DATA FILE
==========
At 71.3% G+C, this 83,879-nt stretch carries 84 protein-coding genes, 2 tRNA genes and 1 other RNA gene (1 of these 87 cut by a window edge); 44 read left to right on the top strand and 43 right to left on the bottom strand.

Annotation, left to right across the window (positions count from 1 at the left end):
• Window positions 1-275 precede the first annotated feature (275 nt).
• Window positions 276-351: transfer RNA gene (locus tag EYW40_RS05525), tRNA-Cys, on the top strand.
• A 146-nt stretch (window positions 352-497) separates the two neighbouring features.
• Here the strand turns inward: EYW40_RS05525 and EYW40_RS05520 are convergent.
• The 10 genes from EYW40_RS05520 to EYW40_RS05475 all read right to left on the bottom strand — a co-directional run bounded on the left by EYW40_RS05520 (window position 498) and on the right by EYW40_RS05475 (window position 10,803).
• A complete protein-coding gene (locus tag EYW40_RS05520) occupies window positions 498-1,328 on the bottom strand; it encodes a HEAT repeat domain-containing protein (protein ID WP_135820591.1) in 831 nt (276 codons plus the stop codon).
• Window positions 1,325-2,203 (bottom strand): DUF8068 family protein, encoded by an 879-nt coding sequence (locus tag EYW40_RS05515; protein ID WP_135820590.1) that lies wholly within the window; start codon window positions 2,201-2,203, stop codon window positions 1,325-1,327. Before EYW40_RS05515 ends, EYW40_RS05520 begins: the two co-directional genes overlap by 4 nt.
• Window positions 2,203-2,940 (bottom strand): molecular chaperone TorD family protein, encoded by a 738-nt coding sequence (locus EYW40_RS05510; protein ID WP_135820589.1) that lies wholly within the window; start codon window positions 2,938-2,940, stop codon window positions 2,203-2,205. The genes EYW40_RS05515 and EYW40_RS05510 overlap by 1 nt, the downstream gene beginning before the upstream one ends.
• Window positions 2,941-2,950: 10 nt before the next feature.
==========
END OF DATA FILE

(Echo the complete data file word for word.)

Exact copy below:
At 71.3% G+C, this 83,879-nt stretch carries 84 protein-coding genes, 2 tRNA genes and 1 other RNA gene (1 of these 87 cut by a window edge); 44 read left to right on the top strand and 43 right to left on the bottom strand.

Annotation, left to right across the window (positions count from 1 at the left end):
• Window positions 1-275 precede the first annotated feature (275 nt).
• Window positions 276-351: transfer RNA gene (locus tag EYW40_RS05525), tRNA-Cys, on the top strand.
• A 146-nt stretch (window positions 352-497) separates the two neighbouring features.
• Here the strand turns inward: EYW40_RS05525 and EYW40_RS05520 are convergent.
• The 10 genes from EYW40_RS05520 to EYW40_RS05475 all read right to left on the bottom strand — a co-directional run bounded on the left by EYW40_RS05520 (window position 498) and on the right by EYW40_RS05475 (window position 10,803).
• A complete protein-coding gene (locus tag EYW40_RS05520) occupies window positions 498-1,328 on the bottom strand; it encodes a HEAT repeat domain-containing protein (protein ID WP_135820591.1) in 831 nt (276 codons plus the stop codon).
• Window positions 1,325-2,203 (bottom strand): DUF8068 family protein, encoded by an 879-nt coding sequence (locus tag EYW40_RS05515; protein ID WP_135820590.1) that lies wholly within the window; start codon window positions 2,201-2,203, stop codon window positions 1,325-1,327. Before EYW40_RS05515 ends, EYW40_RS05520 begins: the two co-directional genes overlap by 4 nt.
• Window positions 2,203-2,940 (bottom strand): molecular chaperone TorD family protein, encoded by a 738-nt coding sequence (locus EYW40_RS05510; protein ID WP_135820589.1) that lies wholly within the window; start codon window positions 2,938-2,940, stop codon window positions 2,203-2,205. The genes EYW40_RS05515 and EYW40_RS05510 overlap by 1 nt, the downstream gene beginning before the upstream one ends.
• Window positions 2,941-2,950: 10 nt before the next feature.